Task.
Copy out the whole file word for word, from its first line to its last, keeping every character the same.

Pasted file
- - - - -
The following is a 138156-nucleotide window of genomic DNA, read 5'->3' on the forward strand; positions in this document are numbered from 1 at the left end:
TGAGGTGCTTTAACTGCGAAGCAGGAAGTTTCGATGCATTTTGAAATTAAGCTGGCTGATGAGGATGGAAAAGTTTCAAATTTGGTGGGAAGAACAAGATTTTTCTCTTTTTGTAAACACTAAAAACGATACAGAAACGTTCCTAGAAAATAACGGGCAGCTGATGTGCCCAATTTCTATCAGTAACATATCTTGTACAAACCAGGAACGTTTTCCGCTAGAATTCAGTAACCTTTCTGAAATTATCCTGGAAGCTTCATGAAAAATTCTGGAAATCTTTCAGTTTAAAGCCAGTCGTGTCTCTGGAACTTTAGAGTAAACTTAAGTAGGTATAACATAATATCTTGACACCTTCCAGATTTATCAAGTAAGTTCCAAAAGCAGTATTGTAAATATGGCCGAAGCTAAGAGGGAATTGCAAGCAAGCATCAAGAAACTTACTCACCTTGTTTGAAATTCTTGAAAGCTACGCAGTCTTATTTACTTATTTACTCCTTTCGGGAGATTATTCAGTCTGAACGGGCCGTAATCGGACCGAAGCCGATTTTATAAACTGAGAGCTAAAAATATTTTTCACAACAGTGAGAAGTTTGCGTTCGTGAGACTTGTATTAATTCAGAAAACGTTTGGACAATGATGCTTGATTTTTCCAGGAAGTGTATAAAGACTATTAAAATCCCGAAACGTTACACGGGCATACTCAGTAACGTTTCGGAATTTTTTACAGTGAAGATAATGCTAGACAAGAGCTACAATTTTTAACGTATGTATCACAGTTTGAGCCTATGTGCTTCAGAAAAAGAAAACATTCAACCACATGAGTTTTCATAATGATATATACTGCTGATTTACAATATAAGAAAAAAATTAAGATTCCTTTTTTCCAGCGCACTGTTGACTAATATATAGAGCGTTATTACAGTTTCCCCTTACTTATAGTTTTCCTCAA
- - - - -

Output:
The following is a 138156-nucleotide window of genomic DNA, read 5'->3' on the forward strand; positions in this document are numbered from 1 at the left end:
TGAGGTGCTTTAACTGCGAAGCAGGAAGTTTCGATGCATTTTGAAATTAAGCTGGCTGATGAGGATGGAAAAGTTTCAAATTTGGTGGGAAGAACAAGATTTTTCTCTTTTTGTAAACACTAAAAACGATACAGAAACGTTCCTAGAAAATAACGGGCAGCTGATGTGCCCAATTTCTATCAGTAACATATCTTGTACAAACCAGGAACGTTTTCCGCTAGAATTCAGTAACCTTTCTGAAATTATCCTGGAAGCTTCATGAAAAATTCTGGAAATCTTTCAGTTTAAAGCCAGTCGTGTCTCTGGAACTTTAGAGTAAACTTAAGTAGGTATAACATAATATCTTGACACCTTCCAGATTTATCAAGTAAGTTCCAAAAGCAGTATTGTAAATATGGCCGAAGCTAAGAGGGAATTGCAAGCAAGCATCAAGAAACTTACTCACCTTGTTTGAAATTCTTGAAAGCTACGCAGTCTTATTTACTTATTTACTCCTTTCGGGAGATTATTCAGTCTGAACGGGCCGTAATCGGACCGAAGCCGATTTTATAAACTGAGAGCTAAAAATATTTTTCACAACAGTGAGAAGTTTGCGTTCGTGAGACTTGTATTAATTCAGAAAACGTTTGGACAATGATGCTTGATTTTTCCAGGAAGTGTATAAAGACTATTAAAATCCCGAAACGTTACACGGGCATACTCAGTAACGTTTCGGAATTTTTTACAGTGAAGATAATGCTAGACAAGAGCTACAATTTTTAACGTATGTATCACAGTTTGAGCCTATGTGCTTCAGAAAAAGAAAACATTCAACCACATGAGTTTTCATAATGATATATACTGCTGATTTACAATATAAGAAAAAAATTAAGATTCCTTTTTTCCAGCGCACTGTTGACTAATATATAGAGCGTTATTACAGTTTCCCCTTACTTATAGTTTTCCTCAA